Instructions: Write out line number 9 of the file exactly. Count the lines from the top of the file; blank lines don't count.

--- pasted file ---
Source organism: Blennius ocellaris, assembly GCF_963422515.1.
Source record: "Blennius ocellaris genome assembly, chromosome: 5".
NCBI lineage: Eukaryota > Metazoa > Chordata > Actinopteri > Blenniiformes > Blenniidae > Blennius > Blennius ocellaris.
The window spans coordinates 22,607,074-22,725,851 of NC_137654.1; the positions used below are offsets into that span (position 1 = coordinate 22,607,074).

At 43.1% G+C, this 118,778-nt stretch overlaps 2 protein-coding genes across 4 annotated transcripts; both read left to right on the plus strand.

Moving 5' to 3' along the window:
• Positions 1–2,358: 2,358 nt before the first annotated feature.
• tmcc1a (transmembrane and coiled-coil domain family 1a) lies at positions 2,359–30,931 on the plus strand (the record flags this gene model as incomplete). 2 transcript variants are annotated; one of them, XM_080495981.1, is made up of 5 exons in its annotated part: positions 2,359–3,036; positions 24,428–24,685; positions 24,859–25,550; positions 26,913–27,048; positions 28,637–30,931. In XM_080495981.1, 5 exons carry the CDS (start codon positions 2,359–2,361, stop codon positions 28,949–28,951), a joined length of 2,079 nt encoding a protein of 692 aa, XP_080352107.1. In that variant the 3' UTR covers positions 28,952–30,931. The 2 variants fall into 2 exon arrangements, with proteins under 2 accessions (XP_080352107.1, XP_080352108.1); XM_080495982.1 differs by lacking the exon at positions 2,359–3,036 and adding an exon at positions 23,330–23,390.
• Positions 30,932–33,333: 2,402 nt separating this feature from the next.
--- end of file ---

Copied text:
• Positions 30,932–33,333: 2,402 nt separating this feature from the next.